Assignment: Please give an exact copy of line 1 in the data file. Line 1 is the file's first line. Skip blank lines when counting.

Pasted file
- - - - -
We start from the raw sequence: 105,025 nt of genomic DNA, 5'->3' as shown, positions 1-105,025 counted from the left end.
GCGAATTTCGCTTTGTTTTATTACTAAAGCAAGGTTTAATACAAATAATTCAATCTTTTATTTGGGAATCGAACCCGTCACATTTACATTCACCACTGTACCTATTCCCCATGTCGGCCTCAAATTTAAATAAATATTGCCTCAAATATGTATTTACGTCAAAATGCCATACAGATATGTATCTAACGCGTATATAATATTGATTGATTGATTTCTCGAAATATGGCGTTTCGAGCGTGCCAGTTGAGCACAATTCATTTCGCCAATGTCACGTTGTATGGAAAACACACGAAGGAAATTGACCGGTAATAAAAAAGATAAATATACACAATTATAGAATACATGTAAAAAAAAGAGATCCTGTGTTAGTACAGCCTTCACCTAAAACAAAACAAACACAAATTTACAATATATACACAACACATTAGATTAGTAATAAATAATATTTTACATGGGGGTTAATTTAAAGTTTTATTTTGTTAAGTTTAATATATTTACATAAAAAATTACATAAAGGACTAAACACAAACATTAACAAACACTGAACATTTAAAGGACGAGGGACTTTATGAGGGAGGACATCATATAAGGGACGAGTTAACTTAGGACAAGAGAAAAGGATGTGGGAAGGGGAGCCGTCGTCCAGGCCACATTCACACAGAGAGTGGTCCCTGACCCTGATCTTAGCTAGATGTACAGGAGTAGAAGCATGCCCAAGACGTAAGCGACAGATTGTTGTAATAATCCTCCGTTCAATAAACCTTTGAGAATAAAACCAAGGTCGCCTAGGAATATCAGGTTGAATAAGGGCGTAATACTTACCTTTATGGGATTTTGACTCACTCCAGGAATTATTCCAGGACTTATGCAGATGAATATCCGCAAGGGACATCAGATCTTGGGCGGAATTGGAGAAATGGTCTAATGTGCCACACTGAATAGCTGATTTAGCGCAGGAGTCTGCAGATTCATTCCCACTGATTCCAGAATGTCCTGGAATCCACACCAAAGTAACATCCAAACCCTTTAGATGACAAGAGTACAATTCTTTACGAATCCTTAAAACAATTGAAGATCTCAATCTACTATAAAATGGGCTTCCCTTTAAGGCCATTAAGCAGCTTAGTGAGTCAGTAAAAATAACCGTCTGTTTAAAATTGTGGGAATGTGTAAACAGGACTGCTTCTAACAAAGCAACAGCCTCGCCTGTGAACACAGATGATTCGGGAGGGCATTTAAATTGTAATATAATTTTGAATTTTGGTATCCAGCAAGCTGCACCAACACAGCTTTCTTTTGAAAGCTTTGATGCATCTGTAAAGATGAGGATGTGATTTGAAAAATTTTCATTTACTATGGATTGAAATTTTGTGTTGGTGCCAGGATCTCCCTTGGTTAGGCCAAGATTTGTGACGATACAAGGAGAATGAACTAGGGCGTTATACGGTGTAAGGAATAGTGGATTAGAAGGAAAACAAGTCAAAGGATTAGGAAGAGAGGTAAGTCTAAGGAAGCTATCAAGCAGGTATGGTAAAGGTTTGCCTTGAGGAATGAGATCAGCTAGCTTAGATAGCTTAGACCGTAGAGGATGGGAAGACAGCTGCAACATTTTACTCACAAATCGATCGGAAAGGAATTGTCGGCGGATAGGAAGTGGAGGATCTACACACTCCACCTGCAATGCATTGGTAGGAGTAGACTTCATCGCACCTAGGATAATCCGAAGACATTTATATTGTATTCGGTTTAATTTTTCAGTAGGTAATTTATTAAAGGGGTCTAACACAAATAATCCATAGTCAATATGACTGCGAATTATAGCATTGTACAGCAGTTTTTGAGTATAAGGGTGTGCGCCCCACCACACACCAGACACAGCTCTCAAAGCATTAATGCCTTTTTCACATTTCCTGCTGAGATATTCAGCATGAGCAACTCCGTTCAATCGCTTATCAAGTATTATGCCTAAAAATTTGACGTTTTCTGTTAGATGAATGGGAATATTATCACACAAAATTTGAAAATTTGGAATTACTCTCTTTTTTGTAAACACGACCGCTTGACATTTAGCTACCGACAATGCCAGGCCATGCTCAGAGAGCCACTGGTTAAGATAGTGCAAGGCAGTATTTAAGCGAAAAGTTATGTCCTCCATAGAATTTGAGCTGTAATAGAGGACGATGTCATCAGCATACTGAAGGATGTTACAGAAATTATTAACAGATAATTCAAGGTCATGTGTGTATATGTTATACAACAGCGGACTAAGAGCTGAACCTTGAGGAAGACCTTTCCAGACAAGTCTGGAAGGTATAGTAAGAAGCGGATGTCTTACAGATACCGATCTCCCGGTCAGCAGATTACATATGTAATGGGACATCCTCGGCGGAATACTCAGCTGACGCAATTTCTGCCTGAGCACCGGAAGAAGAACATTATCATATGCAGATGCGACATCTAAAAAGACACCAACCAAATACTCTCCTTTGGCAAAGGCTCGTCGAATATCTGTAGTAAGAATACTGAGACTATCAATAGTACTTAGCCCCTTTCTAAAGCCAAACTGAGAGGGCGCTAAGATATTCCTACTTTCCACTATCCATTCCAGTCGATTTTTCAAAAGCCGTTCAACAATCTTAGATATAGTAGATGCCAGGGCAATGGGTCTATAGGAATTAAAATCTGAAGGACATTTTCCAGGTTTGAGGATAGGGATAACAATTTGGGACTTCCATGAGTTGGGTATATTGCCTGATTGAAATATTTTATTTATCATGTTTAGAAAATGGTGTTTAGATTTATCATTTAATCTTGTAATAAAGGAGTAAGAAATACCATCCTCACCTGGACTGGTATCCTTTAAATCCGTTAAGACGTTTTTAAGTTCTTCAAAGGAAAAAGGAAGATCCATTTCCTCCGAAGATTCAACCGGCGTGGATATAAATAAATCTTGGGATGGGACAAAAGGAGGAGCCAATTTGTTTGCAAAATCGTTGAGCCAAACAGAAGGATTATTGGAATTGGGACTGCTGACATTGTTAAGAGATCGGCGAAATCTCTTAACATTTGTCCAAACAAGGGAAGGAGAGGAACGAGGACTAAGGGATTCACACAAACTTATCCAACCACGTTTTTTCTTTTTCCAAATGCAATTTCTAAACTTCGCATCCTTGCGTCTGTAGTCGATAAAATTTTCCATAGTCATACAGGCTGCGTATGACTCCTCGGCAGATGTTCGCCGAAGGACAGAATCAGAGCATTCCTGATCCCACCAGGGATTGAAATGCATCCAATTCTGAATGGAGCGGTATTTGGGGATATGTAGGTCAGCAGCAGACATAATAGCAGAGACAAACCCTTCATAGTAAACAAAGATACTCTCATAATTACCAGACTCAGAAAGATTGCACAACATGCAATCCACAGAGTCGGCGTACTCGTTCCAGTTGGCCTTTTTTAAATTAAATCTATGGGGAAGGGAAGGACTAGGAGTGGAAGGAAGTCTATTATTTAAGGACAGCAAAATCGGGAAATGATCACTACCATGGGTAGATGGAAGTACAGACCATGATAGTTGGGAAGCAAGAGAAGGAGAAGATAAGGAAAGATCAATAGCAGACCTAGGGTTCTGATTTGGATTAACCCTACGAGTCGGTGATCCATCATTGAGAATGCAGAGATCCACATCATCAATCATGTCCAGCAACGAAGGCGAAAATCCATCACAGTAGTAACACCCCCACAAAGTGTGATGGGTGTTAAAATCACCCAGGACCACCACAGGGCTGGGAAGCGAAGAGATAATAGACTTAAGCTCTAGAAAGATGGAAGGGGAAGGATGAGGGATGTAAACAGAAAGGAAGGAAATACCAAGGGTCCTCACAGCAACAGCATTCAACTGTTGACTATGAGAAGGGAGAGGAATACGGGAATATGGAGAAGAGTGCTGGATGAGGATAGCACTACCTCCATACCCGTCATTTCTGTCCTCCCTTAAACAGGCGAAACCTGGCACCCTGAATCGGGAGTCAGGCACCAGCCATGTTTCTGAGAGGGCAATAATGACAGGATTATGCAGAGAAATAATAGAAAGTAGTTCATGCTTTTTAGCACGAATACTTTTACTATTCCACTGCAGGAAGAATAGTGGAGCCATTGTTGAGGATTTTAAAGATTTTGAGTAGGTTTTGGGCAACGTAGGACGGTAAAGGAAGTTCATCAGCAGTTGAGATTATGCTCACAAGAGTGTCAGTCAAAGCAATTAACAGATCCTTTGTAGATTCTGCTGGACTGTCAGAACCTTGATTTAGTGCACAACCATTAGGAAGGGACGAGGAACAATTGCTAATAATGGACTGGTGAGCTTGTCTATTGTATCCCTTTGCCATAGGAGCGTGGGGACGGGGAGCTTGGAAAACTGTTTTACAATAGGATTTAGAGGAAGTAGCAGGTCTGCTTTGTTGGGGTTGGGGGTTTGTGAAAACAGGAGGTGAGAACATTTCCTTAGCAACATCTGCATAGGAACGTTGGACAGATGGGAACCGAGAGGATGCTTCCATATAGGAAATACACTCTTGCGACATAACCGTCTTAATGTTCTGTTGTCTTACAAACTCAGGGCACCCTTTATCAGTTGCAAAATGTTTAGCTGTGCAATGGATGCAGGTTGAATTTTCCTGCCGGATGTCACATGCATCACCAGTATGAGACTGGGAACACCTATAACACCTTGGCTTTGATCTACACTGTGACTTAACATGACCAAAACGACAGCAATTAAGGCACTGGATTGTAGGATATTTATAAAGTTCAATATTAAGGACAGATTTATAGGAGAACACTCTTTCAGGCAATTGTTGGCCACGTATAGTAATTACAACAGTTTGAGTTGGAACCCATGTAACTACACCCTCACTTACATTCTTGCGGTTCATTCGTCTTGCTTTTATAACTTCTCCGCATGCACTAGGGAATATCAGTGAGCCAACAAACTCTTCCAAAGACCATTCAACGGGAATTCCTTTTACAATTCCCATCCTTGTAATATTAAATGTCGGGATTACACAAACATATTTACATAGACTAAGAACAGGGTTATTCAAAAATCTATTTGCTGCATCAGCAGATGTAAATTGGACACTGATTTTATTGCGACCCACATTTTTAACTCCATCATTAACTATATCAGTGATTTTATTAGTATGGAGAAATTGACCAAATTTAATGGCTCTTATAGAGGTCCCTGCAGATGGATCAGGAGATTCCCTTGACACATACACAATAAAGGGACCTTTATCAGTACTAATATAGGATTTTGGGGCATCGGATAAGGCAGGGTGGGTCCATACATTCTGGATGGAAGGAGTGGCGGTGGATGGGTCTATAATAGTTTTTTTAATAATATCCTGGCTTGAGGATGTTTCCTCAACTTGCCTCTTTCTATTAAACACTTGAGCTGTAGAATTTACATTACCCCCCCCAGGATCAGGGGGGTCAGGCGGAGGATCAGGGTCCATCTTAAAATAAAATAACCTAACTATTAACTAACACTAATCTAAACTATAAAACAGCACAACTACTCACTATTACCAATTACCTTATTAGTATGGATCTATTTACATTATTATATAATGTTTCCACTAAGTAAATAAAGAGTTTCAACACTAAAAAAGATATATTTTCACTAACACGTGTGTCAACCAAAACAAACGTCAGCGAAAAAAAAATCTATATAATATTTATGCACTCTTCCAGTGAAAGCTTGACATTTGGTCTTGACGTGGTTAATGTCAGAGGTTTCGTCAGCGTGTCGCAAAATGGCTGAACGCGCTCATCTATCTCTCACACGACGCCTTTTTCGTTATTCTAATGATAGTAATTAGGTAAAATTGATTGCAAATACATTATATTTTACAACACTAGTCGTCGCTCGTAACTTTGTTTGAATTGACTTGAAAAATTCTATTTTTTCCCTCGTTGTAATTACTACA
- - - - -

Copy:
We start from the raw sequence: 105,025 nt of genomic DNA, 5'->3' as shown, positions 1-105,025 counted from the left end.